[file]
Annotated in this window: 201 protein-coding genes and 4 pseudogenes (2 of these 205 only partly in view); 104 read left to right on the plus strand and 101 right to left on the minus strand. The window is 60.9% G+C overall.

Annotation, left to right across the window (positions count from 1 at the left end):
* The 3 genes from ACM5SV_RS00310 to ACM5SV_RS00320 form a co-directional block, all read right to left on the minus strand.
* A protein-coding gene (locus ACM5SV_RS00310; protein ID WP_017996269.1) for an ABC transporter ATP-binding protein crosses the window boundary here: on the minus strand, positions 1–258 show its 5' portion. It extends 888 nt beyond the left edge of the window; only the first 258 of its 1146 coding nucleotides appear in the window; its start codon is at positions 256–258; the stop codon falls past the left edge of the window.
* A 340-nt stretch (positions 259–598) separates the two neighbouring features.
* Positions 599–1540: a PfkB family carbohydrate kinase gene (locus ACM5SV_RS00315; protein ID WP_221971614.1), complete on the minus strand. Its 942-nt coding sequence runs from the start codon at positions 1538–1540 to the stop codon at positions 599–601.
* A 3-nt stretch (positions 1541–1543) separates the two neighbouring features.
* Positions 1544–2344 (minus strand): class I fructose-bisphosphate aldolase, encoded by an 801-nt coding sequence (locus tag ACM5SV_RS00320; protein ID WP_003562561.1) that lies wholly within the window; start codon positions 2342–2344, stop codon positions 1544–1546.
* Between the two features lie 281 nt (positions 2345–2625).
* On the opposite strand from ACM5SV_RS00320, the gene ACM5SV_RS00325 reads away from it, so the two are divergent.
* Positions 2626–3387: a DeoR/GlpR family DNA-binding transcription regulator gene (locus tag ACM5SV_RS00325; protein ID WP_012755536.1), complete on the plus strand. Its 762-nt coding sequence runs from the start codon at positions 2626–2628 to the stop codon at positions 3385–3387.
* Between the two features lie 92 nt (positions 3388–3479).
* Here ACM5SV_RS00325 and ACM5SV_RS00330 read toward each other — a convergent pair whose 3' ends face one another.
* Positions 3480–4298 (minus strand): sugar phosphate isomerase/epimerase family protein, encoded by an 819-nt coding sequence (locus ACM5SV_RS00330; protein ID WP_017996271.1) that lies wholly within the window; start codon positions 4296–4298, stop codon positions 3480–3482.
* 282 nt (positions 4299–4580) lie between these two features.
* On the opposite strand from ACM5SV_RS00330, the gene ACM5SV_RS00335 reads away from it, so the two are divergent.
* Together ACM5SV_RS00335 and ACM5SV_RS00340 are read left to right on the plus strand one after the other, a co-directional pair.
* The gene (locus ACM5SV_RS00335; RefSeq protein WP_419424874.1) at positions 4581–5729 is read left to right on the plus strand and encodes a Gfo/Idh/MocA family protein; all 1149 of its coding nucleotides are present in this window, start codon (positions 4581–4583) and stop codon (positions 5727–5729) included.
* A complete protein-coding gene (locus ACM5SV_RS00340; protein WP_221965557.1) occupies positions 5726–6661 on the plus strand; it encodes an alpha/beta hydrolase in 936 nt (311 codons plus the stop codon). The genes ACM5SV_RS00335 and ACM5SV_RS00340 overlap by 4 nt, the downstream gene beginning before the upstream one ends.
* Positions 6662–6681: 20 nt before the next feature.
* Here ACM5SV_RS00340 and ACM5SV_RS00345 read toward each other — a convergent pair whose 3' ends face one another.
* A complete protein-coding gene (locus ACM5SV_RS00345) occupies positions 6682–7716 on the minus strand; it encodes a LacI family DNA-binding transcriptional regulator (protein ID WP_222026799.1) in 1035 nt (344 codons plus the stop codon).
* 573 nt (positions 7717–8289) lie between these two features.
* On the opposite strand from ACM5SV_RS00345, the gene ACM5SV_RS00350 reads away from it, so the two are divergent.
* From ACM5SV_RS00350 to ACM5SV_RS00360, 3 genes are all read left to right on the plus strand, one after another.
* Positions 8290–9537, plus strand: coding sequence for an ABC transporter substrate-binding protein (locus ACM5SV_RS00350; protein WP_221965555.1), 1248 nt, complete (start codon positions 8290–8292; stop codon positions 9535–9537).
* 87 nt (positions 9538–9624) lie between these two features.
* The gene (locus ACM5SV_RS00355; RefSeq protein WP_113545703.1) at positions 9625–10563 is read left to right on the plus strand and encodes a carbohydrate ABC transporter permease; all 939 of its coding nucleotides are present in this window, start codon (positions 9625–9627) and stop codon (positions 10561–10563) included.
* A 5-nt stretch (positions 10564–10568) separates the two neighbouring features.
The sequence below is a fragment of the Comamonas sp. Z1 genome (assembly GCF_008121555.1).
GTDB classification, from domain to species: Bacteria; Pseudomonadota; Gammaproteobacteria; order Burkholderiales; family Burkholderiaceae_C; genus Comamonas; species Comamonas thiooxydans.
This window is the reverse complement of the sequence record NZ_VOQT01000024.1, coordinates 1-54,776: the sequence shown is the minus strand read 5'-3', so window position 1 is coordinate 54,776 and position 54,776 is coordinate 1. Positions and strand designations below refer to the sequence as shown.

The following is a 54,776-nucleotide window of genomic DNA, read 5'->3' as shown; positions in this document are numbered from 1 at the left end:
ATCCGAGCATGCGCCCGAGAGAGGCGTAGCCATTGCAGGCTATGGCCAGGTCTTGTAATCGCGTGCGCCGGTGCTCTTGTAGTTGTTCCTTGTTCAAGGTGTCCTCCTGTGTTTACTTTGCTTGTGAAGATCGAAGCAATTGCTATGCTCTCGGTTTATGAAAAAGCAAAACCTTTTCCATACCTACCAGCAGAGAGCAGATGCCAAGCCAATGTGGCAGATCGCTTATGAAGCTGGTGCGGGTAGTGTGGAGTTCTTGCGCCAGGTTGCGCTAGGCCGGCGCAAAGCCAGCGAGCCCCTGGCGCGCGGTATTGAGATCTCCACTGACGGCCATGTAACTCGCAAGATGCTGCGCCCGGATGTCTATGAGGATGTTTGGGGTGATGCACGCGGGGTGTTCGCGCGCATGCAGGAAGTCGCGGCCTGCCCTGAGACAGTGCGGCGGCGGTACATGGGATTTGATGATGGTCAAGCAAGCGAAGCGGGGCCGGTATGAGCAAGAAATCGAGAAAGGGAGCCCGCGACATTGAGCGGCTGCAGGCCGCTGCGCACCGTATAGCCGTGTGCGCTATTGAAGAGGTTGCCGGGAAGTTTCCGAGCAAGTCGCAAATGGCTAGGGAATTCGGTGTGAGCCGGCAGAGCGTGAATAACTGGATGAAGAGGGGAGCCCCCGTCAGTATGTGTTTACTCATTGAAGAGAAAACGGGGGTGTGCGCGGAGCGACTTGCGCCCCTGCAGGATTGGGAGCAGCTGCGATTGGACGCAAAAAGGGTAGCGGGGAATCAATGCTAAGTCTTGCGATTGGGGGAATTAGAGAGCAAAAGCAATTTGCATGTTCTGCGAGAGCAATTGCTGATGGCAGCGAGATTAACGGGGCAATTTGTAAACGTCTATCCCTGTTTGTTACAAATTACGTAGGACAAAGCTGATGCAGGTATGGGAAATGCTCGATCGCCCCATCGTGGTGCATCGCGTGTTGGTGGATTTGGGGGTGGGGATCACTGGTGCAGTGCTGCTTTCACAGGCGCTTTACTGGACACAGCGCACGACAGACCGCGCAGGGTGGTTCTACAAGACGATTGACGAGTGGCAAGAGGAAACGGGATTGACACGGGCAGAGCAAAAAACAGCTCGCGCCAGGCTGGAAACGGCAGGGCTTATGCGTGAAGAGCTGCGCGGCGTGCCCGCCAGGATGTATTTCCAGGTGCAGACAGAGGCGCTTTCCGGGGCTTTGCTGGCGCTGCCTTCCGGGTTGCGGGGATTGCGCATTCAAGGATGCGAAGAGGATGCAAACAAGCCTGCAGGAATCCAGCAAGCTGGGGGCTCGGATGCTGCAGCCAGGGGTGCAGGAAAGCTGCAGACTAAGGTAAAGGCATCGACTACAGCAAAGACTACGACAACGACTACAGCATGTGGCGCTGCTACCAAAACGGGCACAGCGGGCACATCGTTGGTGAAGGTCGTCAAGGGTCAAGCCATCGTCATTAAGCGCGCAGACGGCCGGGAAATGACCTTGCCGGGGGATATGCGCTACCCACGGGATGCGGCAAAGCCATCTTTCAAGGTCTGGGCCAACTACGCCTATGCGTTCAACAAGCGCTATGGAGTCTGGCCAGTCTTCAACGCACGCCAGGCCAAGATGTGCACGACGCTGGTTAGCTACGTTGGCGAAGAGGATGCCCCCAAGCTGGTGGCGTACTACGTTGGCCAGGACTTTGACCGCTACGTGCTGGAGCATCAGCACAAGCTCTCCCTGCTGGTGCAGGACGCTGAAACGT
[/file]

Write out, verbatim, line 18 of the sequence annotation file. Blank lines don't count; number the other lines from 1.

* The gene (locus ACM5SV_RS00335; RefSeq protein WP_419424874.1) at positions 4581–5729 is read left to right on the plus strand and encodes a Gfo/Idh/MocA family protein; all 1149 of its coding nucleotides are present in this window, start codon (positions 4581–4583) and stop codon (positions 5727–5729) included.